[I'm not sure how the efficiencies of this work, but pressing the oil out sounds less wasteful than making ethanol. In terms of overall calorie-production efficiency there is obvious scope for improvement by not passing it through cattle; but that is another matter -W]

As I understand it early diesel engines were designed to run on vegetable oil. Ethanol, a much harder product to manufacture from plants, was selected to serve the needs of gasoline engines.

sidd: thanks, good info.
(I grew up on a small farm and love of Monsanto, etc is not in my genes.)

Let me try a conjecture:
1) in the long run, farms should use electricity as much as possible, clearly for fixed machinery, and as much as possible for mobile, as batteries improve. For some of this, burning biomass to supplement wind+solar may be a more efficient pathway than trying to turn it into biofuels.

2) Fuel will still be needed for some mobile uses and for those one wants biofuels from whatever makes the best economic sense, not via market-distortions like the ehtanol mandate.

3) Of course, one of the issues is the overweighting of some farm states in the US Senate compared to population or revenue.

By John Mashey (not verified) on 10 Aug 2012 #permalink

I'll defend bioethanol production as practiced in Brazil. For Brazil it has been sensible and is likely to continue to be so for several more years to come.

Similarly for India.

By David B. Benson (not verified) on 10 Aug 2012 #permalink

I should also say that the farmers i work with would rather burn the corn direct for process heat (all farmers need hot water) than bother to make it into ethanol first. Not that they would do either. They are using solar hot water as soon as they can roll it out.

I raised a smile when they asked me for my opinion on corn to ethanol, and i said, "you mean, to drink ?" (they don't drink much around there.)


What do you guys think of the rule of the thumb: bio-fuels from waste are ethically okay, bio-fuels from food are not. Also in case of waste material one will have to have a look whether it makes sense energetically and economically.

[Making it part of ethics sounds like the wrong solution to me. My complaint about the US corn ethanol programme is that it is deeply stupid, wasteful, and inefficient. it would never survive the free market.

If you decide to make this a matter of ethics - as in, we're making ethanol from food for our SUVs whilst poor folk are starving - then life becomes much more complex. Those people are also starving because we're feeding our corn to cattle and then eating the cattle, which is as wasteful as the ethanol programme. But then again they are mostly starving because their government is rubbish, or actively harming them -W]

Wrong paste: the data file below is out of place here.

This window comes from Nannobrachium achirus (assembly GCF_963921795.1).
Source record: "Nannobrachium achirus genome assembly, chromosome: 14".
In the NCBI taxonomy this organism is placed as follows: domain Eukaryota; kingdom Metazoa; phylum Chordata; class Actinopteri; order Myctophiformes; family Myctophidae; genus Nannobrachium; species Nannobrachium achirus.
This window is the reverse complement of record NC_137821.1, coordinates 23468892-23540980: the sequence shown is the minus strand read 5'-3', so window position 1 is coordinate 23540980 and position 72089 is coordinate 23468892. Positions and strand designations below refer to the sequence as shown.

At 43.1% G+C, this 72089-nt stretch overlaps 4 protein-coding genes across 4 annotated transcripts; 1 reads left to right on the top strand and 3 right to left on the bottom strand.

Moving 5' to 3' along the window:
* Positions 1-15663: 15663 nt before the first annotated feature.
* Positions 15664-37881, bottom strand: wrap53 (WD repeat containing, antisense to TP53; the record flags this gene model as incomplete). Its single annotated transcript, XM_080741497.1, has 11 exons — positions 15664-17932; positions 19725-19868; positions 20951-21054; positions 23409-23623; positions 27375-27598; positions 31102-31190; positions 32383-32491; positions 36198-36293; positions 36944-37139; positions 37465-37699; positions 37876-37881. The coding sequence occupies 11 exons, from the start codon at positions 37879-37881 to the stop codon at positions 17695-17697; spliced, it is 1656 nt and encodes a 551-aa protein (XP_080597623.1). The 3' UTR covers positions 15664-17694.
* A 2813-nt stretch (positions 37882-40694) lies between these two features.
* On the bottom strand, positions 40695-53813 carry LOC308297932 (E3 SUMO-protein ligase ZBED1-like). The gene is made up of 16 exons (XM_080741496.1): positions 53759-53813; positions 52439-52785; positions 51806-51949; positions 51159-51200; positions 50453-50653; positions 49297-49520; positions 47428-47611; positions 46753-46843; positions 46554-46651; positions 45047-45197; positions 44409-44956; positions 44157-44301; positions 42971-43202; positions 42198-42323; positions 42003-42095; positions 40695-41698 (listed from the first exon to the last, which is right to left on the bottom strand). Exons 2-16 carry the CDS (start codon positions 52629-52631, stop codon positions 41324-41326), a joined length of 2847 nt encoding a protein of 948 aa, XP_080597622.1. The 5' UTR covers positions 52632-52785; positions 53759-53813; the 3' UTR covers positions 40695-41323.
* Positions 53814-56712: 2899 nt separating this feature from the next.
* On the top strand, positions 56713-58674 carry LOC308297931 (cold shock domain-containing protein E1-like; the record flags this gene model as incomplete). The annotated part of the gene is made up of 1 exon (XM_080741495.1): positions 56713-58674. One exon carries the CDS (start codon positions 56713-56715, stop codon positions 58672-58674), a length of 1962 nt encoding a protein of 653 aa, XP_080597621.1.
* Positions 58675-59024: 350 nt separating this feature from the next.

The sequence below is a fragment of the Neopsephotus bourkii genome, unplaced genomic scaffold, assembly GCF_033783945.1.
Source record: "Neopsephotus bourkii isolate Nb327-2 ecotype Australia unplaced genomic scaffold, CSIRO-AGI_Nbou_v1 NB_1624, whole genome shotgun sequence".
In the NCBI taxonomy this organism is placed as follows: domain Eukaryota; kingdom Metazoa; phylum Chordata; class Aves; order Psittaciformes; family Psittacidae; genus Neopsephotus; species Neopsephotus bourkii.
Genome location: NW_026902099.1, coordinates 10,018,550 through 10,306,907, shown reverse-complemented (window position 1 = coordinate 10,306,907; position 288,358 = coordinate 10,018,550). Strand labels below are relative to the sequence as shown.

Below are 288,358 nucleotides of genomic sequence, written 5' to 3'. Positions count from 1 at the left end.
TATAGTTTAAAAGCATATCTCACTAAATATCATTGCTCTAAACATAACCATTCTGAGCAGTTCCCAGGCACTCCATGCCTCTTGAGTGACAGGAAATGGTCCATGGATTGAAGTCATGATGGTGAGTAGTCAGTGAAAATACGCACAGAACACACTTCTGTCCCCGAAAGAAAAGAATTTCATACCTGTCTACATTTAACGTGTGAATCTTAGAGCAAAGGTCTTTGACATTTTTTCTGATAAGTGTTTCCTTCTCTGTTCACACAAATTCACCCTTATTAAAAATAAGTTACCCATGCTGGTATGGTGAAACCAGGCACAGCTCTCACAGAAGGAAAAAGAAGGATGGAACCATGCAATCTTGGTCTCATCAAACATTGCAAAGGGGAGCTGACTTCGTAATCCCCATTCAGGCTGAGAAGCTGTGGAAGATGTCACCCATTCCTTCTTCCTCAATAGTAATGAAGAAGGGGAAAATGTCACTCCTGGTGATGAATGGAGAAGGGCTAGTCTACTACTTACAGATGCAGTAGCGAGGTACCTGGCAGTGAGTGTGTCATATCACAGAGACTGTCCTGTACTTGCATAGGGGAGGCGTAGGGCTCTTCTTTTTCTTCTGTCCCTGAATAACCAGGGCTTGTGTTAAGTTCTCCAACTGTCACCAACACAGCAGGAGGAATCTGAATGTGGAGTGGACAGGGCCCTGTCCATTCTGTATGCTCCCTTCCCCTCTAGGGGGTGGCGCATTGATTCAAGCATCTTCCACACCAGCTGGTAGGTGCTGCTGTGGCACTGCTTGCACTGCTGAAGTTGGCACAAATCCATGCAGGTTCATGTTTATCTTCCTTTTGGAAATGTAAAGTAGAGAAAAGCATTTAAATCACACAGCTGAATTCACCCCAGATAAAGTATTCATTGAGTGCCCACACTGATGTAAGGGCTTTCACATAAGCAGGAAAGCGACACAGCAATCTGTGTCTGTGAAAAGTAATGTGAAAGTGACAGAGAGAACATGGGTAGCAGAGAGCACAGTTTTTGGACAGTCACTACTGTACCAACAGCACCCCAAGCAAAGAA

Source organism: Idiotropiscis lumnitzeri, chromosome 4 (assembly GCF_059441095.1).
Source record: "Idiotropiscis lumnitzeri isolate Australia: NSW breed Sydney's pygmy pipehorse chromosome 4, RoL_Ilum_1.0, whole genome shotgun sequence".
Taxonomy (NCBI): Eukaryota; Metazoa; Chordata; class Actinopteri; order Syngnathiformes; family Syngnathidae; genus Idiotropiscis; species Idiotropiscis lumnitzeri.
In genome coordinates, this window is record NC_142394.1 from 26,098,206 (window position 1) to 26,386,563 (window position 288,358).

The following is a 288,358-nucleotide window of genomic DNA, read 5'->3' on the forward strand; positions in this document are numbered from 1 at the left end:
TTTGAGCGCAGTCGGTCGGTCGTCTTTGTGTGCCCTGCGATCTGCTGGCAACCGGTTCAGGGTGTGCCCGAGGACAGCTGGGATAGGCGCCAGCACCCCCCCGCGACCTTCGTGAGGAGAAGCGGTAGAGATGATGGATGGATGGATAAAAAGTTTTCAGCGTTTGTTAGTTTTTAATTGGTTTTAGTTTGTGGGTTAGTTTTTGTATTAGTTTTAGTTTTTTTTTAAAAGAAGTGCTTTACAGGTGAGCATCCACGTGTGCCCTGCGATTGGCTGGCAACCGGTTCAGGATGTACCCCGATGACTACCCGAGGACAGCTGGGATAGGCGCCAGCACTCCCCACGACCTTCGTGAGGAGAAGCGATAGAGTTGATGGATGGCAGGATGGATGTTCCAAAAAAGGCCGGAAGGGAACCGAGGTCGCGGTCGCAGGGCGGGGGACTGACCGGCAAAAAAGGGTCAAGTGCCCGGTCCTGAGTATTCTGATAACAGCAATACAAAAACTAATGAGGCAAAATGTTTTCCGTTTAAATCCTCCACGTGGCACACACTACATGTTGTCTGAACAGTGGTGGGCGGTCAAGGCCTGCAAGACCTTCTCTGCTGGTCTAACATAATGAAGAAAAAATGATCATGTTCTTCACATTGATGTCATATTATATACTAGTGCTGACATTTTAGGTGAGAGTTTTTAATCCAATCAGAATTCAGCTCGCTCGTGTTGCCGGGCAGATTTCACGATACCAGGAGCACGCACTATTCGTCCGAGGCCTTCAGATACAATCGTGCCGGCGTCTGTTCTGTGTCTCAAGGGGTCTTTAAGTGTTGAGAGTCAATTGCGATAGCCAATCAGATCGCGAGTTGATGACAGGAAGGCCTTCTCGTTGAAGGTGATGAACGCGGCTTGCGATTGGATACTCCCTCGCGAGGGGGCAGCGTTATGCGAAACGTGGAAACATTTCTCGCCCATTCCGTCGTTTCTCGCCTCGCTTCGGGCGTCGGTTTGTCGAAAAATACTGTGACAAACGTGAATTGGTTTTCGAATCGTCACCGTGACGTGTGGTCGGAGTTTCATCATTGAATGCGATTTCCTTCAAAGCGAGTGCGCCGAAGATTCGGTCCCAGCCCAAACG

By Victor Venema (not verified) on 12 Aug 2012 #permalink

As a rule of thumb, I think it is over-simplistic.
In some places, farmers grow trees to be used for fuel, not food. Is that unethical? Should they be required to cut the trees down and grow wheat or corn or soybeans?

Also, recall that a lot of corn turns into food by being processed into HFCS. Is that good, or bad? Better than ethanol, or worse?

Actually, the drought brings up another good issue, fare more serious than foolishness of policies that can be fixed.

People may recall the meme "CO2 is plant food!"
How come the rise in CO2 isn't growing bumper crops in the US Midwest this year?
Farm kids learn <a href="http://en.wikipedia.org/wiki/Liebig%27s_law_of_the_minimum&quot;?Liebig's L:aw of the Minimum or generalizations thereof, by the time they're 10, I think. (I did). Serious gardeners know it, of course.

No amount of CO2 will make corn grow well in the Sahara.
Some of the US MidWest depends on rainfalll (and having neither too little nor too much/floods) some depends on the Ogallala aquifer and all of it depends on reasonable temperature ranges.

None of that is overly-good news.

By John Mashey (not verified) on 12 Aug 2012 #permalink

I think John has it right. the whole 'food vs. fuel' meme greatly oversimplifies the situation. Indirect land-use change is a complicated beast.

Corn is grown primarily for animal feed, not human consumption; and most of the stuff that is for human consumption occurs via corn syrup as already noted. So if people are truly interested in sustainable ag policy they'd be better off changing their diets rather than worrying about what is used to fuel their vehicle.

By Marlowe Johnson (not verified) on 13 Aug 2012 #permalink

The problem is not the fact of developing fuel, at least here in Mexico, the whole corn situation has lead the food prices to historical levels.

It must be an international agreement to regulate and develop controls in order to prevent prices from raising to these levels, at least here in Mexico Corn is the prime ingredient to a lot of foods and it's considered to be one of the most important basic foods.

(On the other hand, demand for corn is highly increasing, am I the only one seeing a business opportunity here?)

"...it would never survive the free market." Do you mean the "free market" where biofuels are competing against oil subsidized to the tune of $4+ billion per annum.

[ {{cn}} -W]

or the "free market" where the US spends $1+trillion "fighting terrorism" to stabilize Middle East oil production?